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DFEH Charge Does Not Toll Statute of Limitations Under the Labor Code

In Statutes of Limitation on October 19, 2010 at 12:30 pm
Caltrans Ama 3
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The Court of Appeal for the Second District held that a “DFEH complaint will [not] toll the statute on a claim for unpaid wages under the Labor Code.”  Parvizian v. California Department of Transportation, No. B215608, 2010 WL 4012070 (Cal. Ct. App. 2d Dist. Oct. 14, 2010).

Background

Plaintiff-appellant Syrus Parvizian brought a suit against his former employer, respondent State of California Department of Transportation (“DOT”).  Id. *1.  The operative first amended complaint brought six causes of action, titled Damages for Violation of Statutory Duty to Pay Wages and Compensation, Unpaid Wages, Accounting, Conversion, Money Had and Received, and Discrimination, Harassment and Retaliation in Violation of Government Code section 12940.  Id. DOT’s demurrer was sustained with leave to amend as to the causes of action for Damages of Violation of the Statutory Duty to Pay Wages and Compensation, Accounting, Conversion, and Money Had and Received.  Id. The court ruled that the claims were not properly pled, noting that “the state can only be sued if it authorizes a lawsuit, and you don’t plead the proper statutory authority to do so.”  Id. The court overruled the demurrer to the cause of action for unpaid wages, which was brought under Labor Code sections 201 and 202. Id. The court found that the cause of action for violation of Government Code section 12940 had been dismissed with prejudice in the earlier case, and sustained the demurrer as to that cause of action without leave to amend. Id. Plaintiff elected not to amend his complaint, and DOT filed a motion for judgment on the pleadings on the cause of action under the Labor Code, on the defense of statute of limitations.  Id. The court granted the motion and dismissed the complaint. Id.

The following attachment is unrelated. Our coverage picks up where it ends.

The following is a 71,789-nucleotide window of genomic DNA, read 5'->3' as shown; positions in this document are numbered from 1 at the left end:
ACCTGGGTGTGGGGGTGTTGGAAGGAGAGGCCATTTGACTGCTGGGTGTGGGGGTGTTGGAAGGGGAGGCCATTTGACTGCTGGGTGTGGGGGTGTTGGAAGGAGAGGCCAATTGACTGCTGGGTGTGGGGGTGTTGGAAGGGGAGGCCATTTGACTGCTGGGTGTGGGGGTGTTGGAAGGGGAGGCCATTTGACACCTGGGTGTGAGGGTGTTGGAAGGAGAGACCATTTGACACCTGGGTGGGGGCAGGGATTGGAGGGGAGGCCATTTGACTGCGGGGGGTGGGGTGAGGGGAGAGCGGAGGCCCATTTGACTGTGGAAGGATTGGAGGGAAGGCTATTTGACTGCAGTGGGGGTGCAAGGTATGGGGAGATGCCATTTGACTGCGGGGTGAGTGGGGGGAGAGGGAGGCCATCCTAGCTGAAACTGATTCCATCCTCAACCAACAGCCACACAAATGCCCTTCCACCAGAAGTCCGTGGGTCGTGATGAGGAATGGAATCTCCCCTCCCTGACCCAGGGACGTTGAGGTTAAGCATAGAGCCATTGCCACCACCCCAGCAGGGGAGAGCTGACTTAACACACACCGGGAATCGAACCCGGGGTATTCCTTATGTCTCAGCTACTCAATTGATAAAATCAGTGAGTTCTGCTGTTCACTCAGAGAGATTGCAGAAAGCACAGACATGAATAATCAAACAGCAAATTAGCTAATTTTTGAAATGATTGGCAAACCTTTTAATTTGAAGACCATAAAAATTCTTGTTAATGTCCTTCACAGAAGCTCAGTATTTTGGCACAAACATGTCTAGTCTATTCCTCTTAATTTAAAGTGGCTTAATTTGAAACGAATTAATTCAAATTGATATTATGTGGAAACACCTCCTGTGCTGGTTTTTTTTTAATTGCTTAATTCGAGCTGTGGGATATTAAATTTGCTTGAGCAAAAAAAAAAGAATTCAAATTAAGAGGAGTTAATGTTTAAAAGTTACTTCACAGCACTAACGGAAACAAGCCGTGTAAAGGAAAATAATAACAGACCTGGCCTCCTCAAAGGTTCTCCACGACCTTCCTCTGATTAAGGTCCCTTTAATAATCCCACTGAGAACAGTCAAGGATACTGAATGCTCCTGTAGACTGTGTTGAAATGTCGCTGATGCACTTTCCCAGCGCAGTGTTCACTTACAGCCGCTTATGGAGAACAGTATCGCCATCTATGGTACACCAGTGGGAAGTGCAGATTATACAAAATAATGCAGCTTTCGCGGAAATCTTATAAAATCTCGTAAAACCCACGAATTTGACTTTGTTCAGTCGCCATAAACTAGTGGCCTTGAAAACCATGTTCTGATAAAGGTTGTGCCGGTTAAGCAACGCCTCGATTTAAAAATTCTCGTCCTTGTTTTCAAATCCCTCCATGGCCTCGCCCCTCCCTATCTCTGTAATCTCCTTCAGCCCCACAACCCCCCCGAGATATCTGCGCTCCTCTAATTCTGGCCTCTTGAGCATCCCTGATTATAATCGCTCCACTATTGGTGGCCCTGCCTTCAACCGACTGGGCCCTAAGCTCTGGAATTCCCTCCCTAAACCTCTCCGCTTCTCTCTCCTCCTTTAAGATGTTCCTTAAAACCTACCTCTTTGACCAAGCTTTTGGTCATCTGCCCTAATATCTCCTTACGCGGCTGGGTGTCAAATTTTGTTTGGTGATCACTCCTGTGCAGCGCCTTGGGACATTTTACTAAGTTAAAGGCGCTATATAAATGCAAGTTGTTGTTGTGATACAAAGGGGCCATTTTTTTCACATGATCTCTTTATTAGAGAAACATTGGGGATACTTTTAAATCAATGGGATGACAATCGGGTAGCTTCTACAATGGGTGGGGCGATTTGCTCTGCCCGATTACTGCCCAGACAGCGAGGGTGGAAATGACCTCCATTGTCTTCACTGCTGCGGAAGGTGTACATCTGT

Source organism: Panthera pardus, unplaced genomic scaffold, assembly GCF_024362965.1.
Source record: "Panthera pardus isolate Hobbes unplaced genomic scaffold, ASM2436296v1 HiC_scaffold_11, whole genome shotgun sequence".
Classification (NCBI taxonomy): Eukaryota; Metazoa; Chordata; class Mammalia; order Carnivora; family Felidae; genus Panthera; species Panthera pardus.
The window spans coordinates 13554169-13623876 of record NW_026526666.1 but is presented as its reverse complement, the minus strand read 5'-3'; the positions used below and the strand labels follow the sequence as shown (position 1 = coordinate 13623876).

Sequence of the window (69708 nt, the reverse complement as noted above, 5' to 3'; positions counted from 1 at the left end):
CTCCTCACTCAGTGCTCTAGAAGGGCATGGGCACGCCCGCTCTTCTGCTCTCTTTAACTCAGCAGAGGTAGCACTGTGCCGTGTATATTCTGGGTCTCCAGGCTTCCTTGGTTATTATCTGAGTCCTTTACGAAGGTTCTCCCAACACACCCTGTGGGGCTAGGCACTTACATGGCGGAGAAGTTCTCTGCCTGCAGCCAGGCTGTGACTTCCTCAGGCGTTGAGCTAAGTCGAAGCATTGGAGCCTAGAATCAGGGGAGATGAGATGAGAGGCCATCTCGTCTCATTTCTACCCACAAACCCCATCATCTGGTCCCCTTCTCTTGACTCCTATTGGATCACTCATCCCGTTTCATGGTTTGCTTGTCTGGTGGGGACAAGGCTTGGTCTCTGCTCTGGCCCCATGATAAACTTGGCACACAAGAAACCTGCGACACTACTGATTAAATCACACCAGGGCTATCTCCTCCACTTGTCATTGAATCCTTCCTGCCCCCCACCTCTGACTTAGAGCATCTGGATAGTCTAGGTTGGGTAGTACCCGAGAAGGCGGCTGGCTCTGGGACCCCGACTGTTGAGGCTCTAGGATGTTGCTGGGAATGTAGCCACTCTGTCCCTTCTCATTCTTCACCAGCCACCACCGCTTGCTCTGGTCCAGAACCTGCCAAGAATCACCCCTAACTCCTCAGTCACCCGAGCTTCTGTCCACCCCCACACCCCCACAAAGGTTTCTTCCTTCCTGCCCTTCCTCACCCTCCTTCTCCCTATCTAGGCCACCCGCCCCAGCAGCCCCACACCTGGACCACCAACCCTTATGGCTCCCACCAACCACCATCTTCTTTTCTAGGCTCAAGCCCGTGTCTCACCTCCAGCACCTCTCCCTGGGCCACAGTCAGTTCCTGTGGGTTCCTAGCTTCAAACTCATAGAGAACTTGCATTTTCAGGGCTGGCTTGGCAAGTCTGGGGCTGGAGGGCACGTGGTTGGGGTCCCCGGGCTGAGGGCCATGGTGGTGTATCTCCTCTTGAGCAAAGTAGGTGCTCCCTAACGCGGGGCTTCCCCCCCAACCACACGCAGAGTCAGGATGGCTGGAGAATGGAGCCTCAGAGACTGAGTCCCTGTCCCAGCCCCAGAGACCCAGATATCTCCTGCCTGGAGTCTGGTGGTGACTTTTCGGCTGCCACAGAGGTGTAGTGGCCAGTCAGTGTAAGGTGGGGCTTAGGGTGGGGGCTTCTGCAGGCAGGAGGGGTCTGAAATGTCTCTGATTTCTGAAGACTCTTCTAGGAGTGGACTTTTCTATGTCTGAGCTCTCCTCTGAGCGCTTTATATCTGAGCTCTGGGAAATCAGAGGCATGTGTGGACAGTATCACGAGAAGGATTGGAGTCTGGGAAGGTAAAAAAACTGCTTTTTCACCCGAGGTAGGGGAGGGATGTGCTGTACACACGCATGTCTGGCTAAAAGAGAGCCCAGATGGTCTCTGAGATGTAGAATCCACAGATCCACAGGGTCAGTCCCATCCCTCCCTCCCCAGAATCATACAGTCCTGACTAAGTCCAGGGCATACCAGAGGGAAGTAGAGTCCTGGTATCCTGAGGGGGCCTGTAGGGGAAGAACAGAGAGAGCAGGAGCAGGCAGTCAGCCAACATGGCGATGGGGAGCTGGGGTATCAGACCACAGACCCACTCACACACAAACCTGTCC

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Second District Compels Arbitration of Individual’s Overtime Claims Even Where Arbitration Agreement Included Unenforceable Class Arbitration Waiver

In Arbitration, Class-wide Arbitration on October 4, 2010 at 8:55 am
Settlement by Arbitration (383/2 BC)
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The Second District compelled a class action plaintiff to arbitrate his individual claims in Maiorano v. Professional Community Management, Inc., No. B220127, 2010 WL 3786721 (Cal. Ct. App. 2d Dist. Sept. 30, 2010).  Defendant, Professional Community Management, Inc., appealed from an order denying its petition to compel arbitration of a putative class action filed by plaintiff, Ray A. Maiorano.  Id. *1.  The Second District held that “based solely on the parties’ agreement, we conclude they cannot be compelled to arbitrate on a class basis”, but it directed the trial court to compel arbitration of plaintiff’s individual claims. Id. The court reasoned that the “presence of a provision limiting arbitration to individual rather than joined or representative claims did not present a basis upon which the trial court could conclude the present arbitration agreement was permeated by an unlawful purpose.”  Id. *4.

Background

Plaintiff brought a class action complaint alleging violations of statutory meal and rest breaks, wage reporting and overtime requirements, and unlawful and unfair business practices.  Id. *2.  Plaintiff also asserted a cause of action for penalties under the Labor Code Private Attorneys General Act of 2004–Labor Code sections 2698 and 2699.  Id. Defendant filed a petition to compel arbitration. The trial court denied defendant’s petition, ruling that: Read the rest of this entry »